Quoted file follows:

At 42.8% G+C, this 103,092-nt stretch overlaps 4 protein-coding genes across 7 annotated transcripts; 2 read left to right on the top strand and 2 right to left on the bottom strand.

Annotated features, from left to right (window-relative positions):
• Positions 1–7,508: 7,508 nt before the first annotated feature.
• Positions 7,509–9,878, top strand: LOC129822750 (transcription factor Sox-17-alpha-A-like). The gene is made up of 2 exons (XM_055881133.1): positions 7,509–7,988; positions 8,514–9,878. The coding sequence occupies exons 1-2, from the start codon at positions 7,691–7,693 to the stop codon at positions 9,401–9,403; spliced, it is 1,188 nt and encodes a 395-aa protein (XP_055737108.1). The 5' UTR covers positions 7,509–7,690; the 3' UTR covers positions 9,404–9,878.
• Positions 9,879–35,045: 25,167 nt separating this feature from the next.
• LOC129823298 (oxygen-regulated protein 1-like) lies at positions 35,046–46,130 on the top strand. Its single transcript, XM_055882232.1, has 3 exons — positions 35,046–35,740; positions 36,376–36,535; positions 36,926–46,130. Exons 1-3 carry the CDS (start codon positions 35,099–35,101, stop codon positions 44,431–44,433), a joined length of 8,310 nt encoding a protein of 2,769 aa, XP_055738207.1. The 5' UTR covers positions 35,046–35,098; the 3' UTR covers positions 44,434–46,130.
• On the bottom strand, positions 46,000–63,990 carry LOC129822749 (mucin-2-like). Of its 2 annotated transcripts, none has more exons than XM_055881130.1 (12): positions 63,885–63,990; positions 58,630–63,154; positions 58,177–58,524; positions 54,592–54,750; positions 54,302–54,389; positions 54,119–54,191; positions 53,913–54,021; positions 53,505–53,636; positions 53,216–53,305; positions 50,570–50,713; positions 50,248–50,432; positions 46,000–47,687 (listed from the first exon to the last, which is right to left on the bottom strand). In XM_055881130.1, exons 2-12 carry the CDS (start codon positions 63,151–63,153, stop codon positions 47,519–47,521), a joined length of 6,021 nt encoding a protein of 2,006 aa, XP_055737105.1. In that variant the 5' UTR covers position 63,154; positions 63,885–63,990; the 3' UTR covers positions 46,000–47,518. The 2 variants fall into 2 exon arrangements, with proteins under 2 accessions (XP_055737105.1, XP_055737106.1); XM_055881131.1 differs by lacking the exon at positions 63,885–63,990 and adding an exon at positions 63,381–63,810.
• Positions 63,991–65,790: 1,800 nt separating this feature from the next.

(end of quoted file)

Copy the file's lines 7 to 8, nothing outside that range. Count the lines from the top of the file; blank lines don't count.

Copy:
• On the bottom strand, positions 46,000–63,990 carry LOC129822749 (mucin-2-like). Of its 2 annotated transcripts, none has more exons than XM_055881130.1 (12): positions 63,885–63,990; positions 58,630–63,154; positions 58,177–58,524; positions 54,592–54,750; positions 54,302–54,389; positions 54,119–54,191; positions 53,913–54,021; positions 53,505–53,636; positions 53,216–53,305; positions 50,570–50,713; positions 50,248–50,432; positions 46,000–47,687 (listed from the first exon to the last, which is right to left on the bottom strand). In XM_055881130.1, exons 2-12 carry the CDS (start codon positions 63,151–63,153, stop codon positions 47,519–47,521), a joined length of 6,021 nt encoding a protein of 2,006 aa, XP_055737105.1. In that variant the 5' UTR covers position 63,154; positions 63,885–63,990; the 3' UTR covers positions 46,000–47,518. The 2 variants fall into 2 exon arrangements, with proteins under 2 accessions (XP_055737105.1, XP_055737106.1); XM_055881131.1 differs by lacking the exon at positions 63,885–63,990 and adding an exon at positions 63,381–63,810.
• Positions 63,991–65,790: 1,800 nt separating this feature from the next.